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Sony still faces tough hurdles despite CFO’s successes

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Reuters

Months after Sony Corp. bought So-net, the broadband provider’s chief chided Sony CEO Kazuo Hirai for having his “priorities in the wrong order.”

He told Hirai his focus should be on restructuring the struggling electronics conglomerate rather than spending time and effort buying a firm it had previously spun off, said a person familiar with the exchange.

That was two years ago and Hirai was sufficiently impressed to hire Kenichiro Yoshida as Sony’s chief strategy officer. Within a matter of months, Yoshida was promoted to chief financial officer.

Yoshida, a reserved foil to the more flamboyant “Kaz” Hirai, has since sought to turn around Sony with a no-nonsense program of cuts and targeted expansion that has won over investors, even as the Tokyo-based conglomerate prepares to post its sixth loss in seven years.

Yoshida is pushing each Sony division to take more responsibility for its performance, a direction that insiders say Sony is likely to confirm in a new multiyear business plan to be unveiled Wednesday.

Colleagues say Yoshida’s low-key demeanor conceals a straight-talker who is unafraid to ask tough questions.

Under Yoshida’s knife, Sony sold its ailing Vaio personal computer division, a seismic shift for the group as this was an established, 17-year-old brand. He spun off the TV business and axed thousands of jobs across the company while raising spending on imaging sensors, a profitable segment and likely future earnings driver.

Yoshida’s overhaul is not only being felt in Japan; it has rattled Sony’s traditionally autonomous Hollywood big shots.

Late last year, he pressed Sony Pictures CEO Michael Lynton to give “serious consideration to modifying the Entertainment executives’ compensation plans,” emails leaked by hackers in November revealed. Lynton confided to studio co-chair Amy Pascal that he felt he was under “enormous pressure.” Pascal has since left the company in the wake of other embarrassing emails disclosed in the hack.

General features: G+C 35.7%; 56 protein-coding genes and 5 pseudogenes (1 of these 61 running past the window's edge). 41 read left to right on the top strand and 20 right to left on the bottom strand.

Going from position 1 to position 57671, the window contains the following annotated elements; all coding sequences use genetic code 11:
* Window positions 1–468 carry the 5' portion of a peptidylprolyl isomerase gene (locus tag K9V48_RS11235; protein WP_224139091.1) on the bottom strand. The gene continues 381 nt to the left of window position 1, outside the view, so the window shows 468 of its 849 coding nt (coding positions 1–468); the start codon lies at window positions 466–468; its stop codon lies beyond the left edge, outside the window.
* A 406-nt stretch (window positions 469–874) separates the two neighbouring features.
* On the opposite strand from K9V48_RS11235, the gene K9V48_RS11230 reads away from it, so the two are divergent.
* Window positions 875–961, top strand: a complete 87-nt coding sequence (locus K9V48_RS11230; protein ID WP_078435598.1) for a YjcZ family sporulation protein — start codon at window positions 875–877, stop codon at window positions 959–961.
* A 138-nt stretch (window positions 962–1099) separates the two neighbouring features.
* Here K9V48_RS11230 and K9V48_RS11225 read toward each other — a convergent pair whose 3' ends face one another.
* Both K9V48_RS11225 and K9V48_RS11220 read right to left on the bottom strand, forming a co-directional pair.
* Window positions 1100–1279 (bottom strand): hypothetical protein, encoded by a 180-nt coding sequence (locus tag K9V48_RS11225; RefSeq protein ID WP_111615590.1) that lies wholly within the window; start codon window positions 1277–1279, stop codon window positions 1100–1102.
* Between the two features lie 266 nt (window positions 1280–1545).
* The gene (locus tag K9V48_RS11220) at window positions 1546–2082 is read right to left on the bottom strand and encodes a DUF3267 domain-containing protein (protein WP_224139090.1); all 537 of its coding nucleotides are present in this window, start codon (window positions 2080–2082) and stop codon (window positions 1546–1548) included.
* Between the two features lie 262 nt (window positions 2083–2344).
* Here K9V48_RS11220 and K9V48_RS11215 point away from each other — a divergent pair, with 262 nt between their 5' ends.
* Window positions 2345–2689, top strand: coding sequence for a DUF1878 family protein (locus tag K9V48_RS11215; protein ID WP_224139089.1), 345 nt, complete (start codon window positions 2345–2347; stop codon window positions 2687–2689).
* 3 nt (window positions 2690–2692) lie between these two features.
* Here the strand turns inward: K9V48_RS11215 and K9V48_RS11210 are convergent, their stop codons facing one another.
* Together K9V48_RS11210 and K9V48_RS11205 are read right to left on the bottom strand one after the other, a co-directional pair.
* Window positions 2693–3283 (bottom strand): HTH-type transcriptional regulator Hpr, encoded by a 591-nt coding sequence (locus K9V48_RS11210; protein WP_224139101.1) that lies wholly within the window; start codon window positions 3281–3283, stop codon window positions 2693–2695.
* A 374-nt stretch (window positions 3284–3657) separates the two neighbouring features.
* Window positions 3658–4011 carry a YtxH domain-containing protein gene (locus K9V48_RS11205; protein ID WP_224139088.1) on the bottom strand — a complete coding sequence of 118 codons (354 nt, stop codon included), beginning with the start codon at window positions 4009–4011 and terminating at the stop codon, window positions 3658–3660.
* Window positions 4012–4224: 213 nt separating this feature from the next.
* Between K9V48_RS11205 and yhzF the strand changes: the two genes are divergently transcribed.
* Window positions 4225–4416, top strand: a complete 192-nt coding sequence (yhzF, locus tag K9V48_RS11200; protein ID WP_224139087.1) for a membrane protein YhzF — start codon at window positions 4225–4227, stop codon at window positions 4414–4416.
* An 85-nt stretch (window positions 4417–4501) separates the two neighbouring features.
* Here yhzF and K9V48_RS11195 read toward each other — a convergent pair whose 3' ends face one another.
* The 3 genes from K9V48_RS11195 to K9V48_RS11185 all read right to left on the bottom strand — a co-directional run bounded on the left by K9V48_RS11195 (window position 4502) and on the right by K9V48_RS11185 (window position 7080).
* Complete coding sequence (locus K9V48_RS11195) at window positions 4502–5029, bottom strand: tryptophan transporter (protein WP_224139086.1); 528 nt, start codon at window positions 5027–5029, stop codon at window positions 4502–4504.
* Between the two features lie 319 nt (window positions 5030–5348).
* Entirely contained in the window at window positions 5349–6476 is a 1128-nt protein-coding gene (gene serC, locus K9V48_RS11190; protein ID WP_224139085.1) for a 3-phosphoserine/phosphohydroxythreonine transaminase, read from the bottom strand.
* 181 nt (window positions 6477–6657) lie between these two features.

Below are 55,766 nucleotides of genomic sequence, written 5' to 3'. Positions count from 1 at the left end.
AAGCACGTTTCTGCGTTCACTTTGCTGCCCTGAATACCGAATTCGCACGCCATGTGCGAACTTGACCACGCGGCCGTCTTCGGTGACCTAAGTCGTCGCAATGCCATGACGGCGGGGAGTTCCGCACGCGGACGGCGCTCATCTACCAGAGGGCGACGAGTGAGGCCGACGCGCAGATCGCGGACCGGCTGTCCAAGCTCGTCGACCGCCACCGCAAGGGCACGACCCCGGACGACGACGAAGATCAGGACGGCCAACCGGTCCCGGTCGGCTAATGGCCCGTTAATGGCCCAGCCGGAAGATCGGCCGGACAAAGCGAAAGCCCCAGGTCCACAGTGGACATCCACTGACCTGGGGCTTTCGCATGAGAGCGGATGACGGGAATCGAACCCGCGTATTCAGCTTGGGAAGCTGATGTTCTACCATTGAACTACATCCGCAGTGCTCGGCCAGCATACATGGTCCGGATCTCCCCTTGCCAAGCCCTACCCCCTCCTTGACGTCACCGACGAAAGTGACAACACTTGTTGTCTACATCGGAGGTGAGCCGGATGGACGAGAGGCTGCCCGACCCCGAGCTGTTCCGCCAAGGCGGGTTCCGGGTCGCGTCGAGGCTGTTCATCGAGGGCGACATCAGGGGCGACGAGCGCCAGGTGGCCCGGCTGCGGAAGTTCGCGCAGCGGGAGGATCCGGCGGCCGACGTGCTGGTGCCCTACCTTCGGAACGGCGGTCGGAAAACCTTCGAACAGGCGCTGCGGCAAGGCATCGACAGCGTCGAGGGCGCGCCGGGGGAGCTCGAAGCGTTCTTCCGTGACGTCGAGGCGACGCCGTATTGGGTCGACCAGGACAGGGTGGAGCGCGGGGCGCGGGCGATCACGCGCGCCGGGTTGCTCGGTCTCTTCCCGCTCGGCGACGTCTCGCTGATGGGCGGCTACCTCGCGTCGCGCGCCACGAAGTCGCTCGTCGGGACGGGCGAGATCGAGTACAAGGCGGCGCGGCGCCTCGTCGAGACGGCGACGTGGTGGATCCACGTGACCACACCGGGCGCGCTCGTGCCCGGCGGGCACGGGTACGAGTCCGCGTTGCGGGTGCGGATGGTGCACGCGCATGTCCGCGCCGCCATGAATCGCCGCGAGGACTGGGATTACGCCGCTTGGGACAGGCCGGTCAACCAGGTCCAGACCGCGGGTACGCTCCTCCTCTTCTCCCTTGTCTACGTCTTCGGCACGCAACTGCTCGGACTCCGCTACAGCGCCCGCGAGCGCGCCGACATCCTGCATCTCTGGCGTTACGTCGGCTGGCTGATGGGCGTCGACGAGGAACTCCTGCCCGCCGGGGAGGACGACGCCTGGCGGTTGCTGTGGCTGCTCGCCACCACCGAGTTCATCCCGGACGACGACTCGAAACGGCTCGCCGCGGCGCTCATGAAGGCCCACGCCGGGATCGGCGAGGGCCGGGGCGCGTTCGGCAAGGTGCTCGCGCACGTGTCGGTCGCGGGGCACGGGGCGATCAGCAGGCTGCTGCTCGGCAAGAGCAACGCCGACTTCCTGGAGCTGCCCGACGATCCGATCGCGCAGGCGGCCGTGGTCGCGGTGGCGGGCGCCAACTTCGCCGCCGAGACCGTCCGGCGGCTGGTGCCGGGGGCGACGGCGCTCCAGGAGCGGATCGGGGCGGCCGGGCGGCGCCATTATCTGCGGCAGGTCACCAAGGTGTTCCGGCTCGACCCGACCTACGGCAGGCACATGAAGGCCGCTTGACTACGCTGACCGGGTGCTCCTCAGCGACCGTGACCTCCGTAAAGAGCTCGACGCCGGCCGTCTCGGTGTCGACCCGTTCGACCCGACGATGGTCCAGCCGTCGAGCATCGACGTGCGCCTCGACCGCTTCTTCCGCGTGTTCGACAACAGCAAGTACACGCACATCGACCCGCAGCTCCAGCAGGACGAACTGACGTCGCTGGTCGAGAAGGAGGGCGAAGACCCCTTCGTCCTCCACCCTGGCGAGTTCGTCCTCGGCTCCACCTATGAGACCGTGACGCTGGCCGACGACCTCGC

Yoshida’s shake-up seems to be paying dividends.

This month Sony reported stronger-than-expected quarterly results, forecast a smaller net loss for the year to March than previously expected and reversed a projected operating loss to a profit.

Some analysts believe Yoshida is striving to get Sony’s mobile business back in the black with an eye on a possible sale. Sony declined to comment for this article.

Sony shares have risen more than 70 percent since Yoshida was named CFO last April, including a 28 percent spike in the past month that was missed by activist investor Daniel Loeb, who said in October he sold his Sony stake after failing to persuade management to sell part of the entertainment business.

Under Yoshida, Sony’s five-year credit default swaps, the cost of insuring its debt against default, have halved. Jefferies analyst Atul Goyal, who has a “buy” recommendation on Sony, last week raised his target price by 15 percent to ¥4,050. On Friday, the stock closed at ¥3,220.5.

With Yoshida as CFO, “Sony has responded more quickly to the changing environment and competition,” said Fitch Ratings Director Kelvin Ho. “It’s been able to make more bold decisions.”

Yoshida has injected a sense of urgency, Ho added, but to return the company to investment grade, Sony needs a broader base for profits. Sony debt is still rated a speculative BB- by Fitch.

Ho and others say the real test for Yoshida will be in securing long-term sales growth rather than merely making Sony profitable again.

Aside from an announced increase in production capacity of image sensors, used in smartphones and security cameras, analysts say Sony’s best growth opportunity ahead may be in making better use of its PlayStation network to attract consumers beyond videogame players, with better movie and music services.

Sony has fumbled to emulate the success of Apple Inc.’s iTunes platform, and recently said it is ending its own Music Unlimited service, offering music through Spotify instead. For Yoshida, the challenge may be in continuing that search while keeping costs under check.

“Given the sharp recovery in the stock price, the CFO (Yoshida) may need to watch out for senior executives relapsing into grand expansionary visions,” warned Goyal, the Jefferies analyst.